While Kana Yamada, who founded the Logic Theatre Company and heralded a method of performance, already tried her hand at making short films with Night Flight (2016) and the award-winning Shinjuku Girl (2018), she take the plunge and adapts one of her stage plays into her first feature-length film. Her debut does not only star Sairi Ito (Love and Other Cults (2017), Little Miss Period (2019)), but also Yuri Tsunematsu (Before We Vanish (2017)), Aimi Satsukawa (Day and Night (2019)), Kokoro Morita (Ice Cream and the Sound of Raindrops (2018)) and Reiko Kataoka (Liverleaf (2018), Just Only Love (2019)).
While Kano (Sairi Ito) always had an ordinary, average lifestyle, her various failures to land a job ultimately compels her to apply for a job as call girl – no penetration, handjob only. She is immediately hired, but soon realizes, at her very first rendezvous, that she is not cut out to do this kind of work. Nevertheless, she remains working at the office, but as a staff-member.
Life: Untitled is as much an exploration of female escorts as it an examination of feminine subjectivity as such. It might even be more correct to state that Kana Yamada approaches the question of feminine subjectivity through the lens of interactions between sex-workers and the way sex-work as institution is inscribed in Japanese society as such.
The exploration of the relations between the various escorts immediately reveals that these relations are marked by imaginary conflict. Even though the escort-girls share speech, jokes, and laughter, the underlying dynamic of their interactions is one of competition. Behind the empty exchanges and the superficial friendliness lies nothing but imaginary conflicts of jealousy.
The aspect of competition – who is the top girl? – that structures the relations between these women is function of their beauty, as gauged by the pleasure-seeking look of male subjects. The reason why male subjects seek female beauty is to seize the female body for some masturbatory satisfaction. But, as Life: Untitled beautifully shows, the position of the sex-worker, the position of someone who willingly gives her body as masturbatory device for any male subject whatsoever, ultimately remains a position devoid of respect. In short, the monetization of sex does not come with any form of respect and, in many cases, short-circuits any possibility to attain a true inter-subjective romance (Narra-note 1).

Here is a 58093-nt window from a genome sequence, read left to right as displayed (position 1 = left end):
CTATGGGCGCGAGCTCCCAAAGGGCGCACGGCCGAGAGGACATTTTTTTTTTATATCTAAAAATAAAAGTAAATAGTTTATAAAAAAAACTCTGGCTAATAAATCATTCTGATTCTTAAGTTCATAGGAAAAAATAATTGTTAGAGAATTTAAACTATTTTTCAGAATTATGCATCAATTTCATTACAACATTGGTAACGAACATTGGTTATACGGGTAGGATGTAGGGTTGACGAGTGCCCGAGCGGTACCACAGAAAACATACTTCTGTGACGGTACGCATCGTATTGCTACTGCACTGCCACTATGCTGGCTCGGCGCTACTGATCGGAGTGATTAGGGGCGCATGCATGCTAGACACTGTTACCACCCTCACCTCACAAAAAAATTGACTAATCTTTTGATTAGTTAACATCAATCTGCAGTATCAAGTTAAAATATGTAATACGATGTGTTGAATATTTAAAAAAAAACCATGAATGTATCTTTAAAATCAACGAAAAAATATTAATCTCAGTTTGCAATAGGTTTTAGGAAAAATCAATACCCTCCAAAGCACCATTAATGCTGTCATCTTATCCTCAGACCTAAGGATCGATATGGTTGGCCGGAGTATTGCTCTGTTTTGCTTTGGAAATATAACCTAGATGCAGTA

Kano’s repeated references to the famous Japanese folk-story of the hare and the tanuki concerns the superficiality of the imaginary as well. What she laments is, in fact, nothing other than the ease by which male subjects are duped by female beauty and that men, being blinded by this beauty, fail to see the female subject behind the mesmerizing veil of beauty.
These women are not the failure of society as such, as Riya suggests at one point in the narrative, but the victim of the society’s failure. And while their choice to enter sex-work is better than rotting and dying, this position, as it is dictated by the male drive for masturbatory pleasure and structured by the male desire to exploit the female body, brims with imaginary conflict and forbids any genuine expression of subjectivity. Yet, these women demand. Even if their position, a position equated by Yamashita to garbage, leaves no room for their demands to be expressed, it is a demand that led most of them (including Kano) to choose the occupation of sex-worker. And is the fundamental demand, when all is said and done, not a demand for love (Narra-note 2)?
Life: Untitled is composed by Kana Yamada with a pleasing energy. Fixed moments are fluidly combined with dynamic moments in a pleasing whole that sucks – pardon the pun – the spectator right into its narrative. What nevertheless stands out the most in Yamada’s thoughtful composition is her use of, what we would call, the ‘narrating’ voice. While the ‘narrating’ voice is applied in a conventional way, the way Yamada transforms the ‘narrating’ voice in the opening of her narrative – Kano addressing the spectator while looking him straight in the eye – radically alters how the spectator experiences her narrative. Kano’s speech reveals the spectator as representatives of society and, subsequently, forces him/her to assume partial responsibility for society’s failure to value the existence of the various women of the narrative within its contemporary constellation. As a result, Life: Untitled turns into rather confronting exploration of how these female subjects, lacking the appreciation of the societal structure we, as spectators, are made to represent, struggle to make something of their existence.
Life: Untitled is an amazing narrative that will nevertheless, due to its subtle political nature, divide audiences. Yamada’s narrative, which culminates in a powerful finale, forces the spectator to face the failure of society and its male subjects to value the very subjectivity of women. Life: Untitled shows, in a confronting way, the necessity for male subjects to lay down their eroticizing gaze and meet a woman as a subject, as someone who is driven by unconscious desires and own demands as well as marked by her own failure of understanding herself.
Narra-note 1: When Ryota refuses Kyoko’s advances, he refuses her because she is, in his mind, tainted and because he is, due to the image he has of her, unable to consider Kyoko as subject. For Ryota, Kyoko is only a worthless sexual exchange object that allows him to earn money.
Narra-note 2: It is not difficult to see that the hysterical demand for love underpins the imaginary conflicts and the jealousy between the women.